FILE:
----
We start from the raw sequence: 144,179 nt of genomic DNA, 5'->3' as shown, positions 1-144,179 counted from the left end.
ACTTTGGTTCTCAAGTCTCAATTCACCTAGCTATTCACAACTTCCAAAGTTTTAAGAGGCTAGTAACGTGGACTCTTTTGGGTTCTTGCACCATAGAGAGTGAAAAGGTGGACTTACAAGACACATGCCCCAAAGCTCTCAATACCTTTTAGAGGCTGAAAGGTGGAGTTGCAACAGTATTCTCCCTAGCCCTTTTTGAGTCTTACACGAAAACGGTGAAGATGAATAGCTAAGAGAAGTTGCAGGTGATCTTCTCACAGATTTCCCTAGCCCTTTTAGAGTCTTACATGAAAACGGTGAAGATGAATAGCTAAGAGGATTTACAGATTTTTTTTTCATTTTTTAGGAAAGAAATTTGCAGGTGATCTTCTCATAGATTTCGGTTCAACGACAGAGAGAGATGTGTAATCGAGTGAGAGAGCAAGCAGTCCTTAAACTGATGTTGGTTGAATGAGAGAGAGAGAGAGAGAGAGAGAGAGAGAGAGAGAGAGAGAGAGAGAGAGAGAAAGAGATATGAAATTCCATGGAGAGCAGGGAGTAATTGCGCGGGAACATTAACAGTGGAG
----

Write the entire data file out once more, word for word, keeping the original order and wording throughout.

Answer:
We start from the raw sequence: 144,179 nt of genomic DNA, 5'->3' as shown, positions 1-144,179 counted from the left end.
ACTTTGGTTCTCAAGTCTCAATTCACCTAGCTATTCACAACTTCCAAAGTTTTAAGAGGCTAGTAACGTGGACTCTTTTGGGTTCTTGCACCATAGAGAGTGAAAAGGTGGACTTACAAGACACATGCCCCAAAGCTCTCAATACCTTTTAGAGGCTGAAAGGTGGAGTTGCAACAGTATTCTCCCTAGCCCTTTTTGAGTCTTACACGAAAACGGTGAAGATGAATAGCTAAGAGAAGTTGCAGGTGATCTTCTCACAGATTTCCCTAGCCCTTTTAGAGTCTTACATGAAAACGGTGAAGATGAATAGCTAAGAGGATTTACAGATTTTTTTTTCATTTTTTAGGAAAGAAATTTGCAGGTGATCTTCTCATAGATTTCGGTTCAACGACAGAGAGAGATGTGTAATCGAGTGAGAGAGCAAGCAGTCCTTAAACTGATGTTGGTTGAATGAGAGAGAGAGAGAGAGAGAGAGAGAGAGAGAGAGAGAGAGAGAGAGAGAGAGAAAGAGATATGAAATTCCATGGAGAGCAGGGAGTAATTGCGCGGGAACATTAACAGTGGAG